On our last night in Amed,  we arranged a ride to our next destination (Ubud) through the concierge and went swimming in the private pool for our cabin. If there is one thing I will always associate with Bali, it might just be plumeria–there were huge trees surrounding our cabin and the pool, making the air so fragrant. Jerry discovered Amed while surfing a CNN travel page talking about lesser-known beach areas to visit. A more remote location in Bali, Amed was a sanctuary. Volcanic beaches, amazing snorkeling (there’s even a shipwreck to see underwater if you can get out that direction) and so many beautiful flowers and trees. Ubud is more of a culture hub for Bali and also boasts one of its most popular tourist points: the Sacred Monkey Forest, which we were very excited to see.

Rice field on the way from Amed to Ubud.
Rice field on the way from Amed to Ubud.

The morning we left, we ate breakfast at our hotel and soaked in a bit more of the view before starting to get ready. I think we were both reluctant to leave because we were so relaxed and loving where we were, but we were also excited to see what Ubud had to offer. We had two nights in Ubud, then onto Kuta. The man who drove us to Ubud was so nice, stopping along the way so we could take pictures of the beautiful, verdant rice terraces.

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One of the many tiered rice fields in Bali.

“Would you like to see the water palace?” he asked. Not knowing what that was, we agreed, thinking it probably wouldn’t be much and we’d be on our way. He pulled over at one point and we all walked across the street to what looked like a fairly busy marketplace. Meandering through fruit stands and people shopping, we stopped at a small building and through a tiny window, we received tickets for the Tirtagangga Water Palace.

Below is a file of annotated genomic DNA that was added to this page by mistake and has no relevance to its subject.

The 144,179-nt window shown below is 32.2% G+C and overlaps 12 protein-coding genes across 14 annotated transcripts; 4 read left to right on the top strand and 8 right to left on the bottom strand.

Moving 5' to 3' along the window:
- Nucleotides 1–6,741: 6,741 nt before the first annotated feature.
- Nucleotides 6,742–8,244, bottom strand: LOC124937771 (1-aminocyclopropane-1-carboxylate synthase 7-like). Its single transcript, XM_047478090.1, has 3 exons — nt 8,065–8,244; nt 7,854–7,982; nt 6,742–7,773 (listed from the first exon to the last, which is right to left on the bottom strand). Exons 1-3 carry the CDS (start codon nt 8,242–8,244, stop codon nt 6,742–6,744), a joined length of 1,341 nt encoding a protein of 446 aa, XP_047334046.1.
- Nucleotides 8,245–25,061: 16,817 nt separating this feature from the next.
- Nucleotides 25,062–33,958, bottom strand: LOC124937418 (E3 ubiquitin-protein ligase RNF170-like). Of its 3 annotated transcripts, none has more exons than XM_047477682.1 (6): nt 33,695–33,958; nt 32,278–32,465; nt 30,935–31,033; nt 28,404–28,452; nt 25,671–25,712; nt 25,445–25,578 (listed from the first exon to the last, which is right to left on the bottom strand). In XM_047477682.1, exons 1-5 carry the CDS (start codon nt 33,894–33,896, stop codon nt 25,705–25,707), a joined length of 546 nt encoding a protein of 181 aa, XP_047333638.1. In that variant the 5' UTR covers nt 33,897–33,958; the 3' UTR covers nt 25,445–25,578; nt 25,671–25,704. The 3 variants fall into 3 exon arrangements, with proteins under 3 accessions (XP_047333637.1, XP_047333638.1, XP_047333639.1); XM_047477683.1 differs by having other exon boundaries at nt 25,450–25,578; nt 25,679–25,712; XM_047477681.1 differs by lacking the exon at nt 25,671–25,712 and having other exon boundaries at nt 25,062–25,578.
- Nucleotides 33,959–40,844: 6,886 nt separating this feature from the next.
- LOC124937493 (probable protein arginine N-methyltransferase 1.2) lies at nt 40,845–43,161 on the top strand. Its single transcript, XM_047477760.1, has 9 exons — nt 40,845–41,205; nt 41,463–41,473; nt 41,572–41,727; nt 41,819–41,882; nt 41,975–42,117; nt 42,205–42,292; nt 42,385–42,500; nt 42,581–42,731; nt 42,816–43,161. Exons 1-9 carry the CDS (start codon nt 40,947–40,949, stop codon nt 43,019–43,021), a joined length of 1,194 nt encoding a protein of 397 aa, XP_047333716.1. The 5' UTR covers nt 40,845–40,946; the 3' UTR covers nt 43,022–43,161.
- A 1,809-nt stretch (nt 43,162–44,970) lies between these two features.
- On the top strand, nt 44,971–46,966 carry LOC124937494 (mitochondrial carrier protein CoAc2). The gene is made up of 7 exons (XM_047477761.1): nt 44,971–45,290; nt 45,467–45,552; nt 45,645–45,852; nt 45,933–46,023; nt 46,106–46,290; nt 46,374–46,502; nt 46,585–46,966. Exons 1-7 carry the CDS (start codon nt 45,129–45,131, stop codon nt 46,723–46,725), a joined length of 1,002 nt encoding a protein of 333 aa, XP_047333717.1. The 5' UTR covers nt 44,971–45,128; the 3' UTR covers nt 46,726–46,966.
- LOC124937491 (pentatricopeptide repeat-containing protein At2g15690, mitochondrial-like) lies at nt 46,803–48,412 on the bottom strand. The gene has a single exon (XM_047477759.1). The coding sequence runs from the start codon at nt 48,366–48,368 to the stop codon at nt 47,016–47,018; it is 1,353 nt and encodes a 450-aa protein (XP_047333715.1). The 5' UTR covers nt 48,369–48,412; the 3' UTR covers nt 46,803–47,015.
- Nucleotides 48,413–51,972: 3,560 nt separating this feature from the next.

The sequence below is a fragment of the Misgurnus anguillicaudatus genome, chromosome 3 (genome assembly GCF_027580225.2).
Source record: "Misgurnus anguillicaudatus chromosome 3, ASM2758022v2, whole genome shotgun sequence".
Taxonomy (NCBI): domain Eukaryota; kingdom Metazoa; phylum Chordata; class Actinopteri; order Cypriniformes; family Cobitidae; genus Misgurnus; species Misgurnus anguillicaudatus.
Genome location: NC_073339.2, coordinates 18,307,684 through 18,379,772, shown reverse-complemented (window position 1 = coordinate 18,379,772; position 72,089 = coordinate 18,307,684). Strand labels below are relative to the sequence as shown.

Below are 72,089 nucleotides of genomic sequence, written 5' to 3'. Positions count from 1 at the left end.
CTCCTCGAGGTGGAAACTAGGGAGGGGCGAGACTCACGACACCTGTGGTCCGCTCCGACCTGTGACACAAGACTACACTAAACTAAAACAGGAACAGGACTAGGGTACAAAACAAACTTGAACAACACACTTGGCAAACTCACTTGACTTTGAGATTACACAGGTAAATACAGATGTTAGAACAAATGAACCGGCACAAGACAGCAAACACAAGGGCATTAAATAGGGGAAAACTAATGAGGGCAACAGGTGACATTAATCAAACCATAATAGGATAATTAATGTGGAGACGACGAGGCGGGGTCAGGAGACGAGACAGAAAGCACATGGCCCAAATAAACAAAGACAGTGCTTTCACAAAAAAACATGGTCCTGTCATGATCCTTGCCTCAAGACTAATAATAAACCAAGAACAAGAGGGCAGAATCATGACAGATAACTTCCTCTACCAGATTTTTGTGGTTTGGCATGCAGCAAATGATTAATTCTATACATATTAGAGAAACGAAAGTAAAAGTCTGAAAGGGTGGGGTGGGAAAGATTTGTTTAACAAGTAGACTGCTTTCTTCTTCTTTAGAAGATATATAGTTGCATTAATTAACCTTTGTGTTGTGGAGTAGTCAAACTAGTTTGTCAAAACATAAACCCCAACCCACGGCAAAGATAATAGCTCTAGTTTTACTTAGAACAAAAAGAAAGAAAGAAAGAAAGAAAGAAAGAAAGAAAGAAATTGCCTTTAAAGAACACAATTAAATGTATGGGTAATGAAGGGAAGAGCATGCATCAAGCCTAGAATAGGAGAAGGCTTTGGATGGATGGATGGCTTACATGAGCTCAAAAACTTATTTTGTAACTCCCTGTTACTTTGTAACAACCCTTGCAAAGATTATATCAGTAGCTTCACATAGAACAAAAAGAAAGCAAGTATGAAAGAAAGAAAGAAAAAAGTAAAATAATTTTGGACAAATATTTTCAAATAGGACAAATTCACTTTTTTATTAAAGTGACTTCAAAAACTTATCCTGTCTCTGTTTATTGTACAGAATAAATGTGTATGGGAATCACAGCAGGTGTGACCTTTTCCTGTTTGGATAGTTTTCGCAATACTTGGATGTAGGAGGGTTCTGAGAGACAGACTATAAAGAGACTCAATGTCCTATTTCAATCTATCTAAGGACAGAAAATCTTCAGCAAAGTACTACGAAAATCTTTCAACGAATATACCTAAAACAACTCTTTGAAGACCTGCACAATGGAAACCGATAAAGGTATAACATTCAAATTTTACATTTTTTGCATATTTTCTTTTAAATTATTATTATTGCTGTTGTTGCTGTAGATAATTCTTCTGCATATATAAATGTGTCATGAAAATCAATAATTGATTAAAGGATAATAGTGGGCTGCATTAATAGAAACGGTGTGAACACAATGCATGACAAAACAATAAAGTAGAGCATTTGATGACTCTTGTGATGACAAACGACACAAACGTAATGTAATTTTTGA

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Part of the Tirtagangga water palace, nestled deep behind the temple.

Upon walking up the small, stone steps and through the gate, I think my jaw actually dropped to see how beautiful a place it was. The area was largely composed of large pools, one with a maze of stepping stones working through it that people were walking along. Statues punctuated the maze as you walked through, and the stepping stones turned out to be less stones and more columns that had been leveled off so people could walk easily. This meant, though, that you really needed to watch your step as poor footing would cost you a fall into a pool full of koi with water about waist-deep.

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Statues in the maze at Tirtagangga water palace. Each stone was approx. 2.5-feet wide/long, but dropped off about three feet if you were to step off the edge and into the water.

The palace was complex and had many things to see inside–not the quick pit stop I was expecting it would be. I loved the beautiful dark stone of the statues and pools, the bridges and numerous fountains. The plant life was incredibly colorful and lush and there was a temple within the complex as well. We ended up spending about an hour and a half there, I think, just wandering and looking.

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First dinner in Ubud, dining alongside a rice field. Not depicted accurately: The incredibly LUSH green of the plants…

After returning to our driver and getting on our way, we snacked on some fresh passionfruit and bananas as we worked our way closer to Ubud. The beauty of traveling to place like Bali in December is that there are far fewer tourists and far better rates for lodging–ah, off-season… We knew our next hotel was on the main road in Ubud and we found it pretty easily after our driver dropped us off. Right at the end of the road was the Sacred Monkey Forest and as we pulled into Ubud, I gasped to realize that the “stray cat” I thought I saw slinking across the street while traffic was stalled was in fact, a gray, long-tailed monkey. They freely roam outside of the Forest and aren’t shy about approaching tourists, not to mention picking their pockets.

While a tropical thunderstorm kicked up, we ducked into a restaurant with an incredible view of a rice field and ate dinner to wait out the rain. Later that night we went out and found a nice cafe where we heard live music and sat drinking fresh fruit juices for a few hours until the music (and thus, our evening) ended.

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We really enjoyed Tirtagangga! The warm, humid climate of Bali was SUCH a nice break from below-freezing, snowy Korea!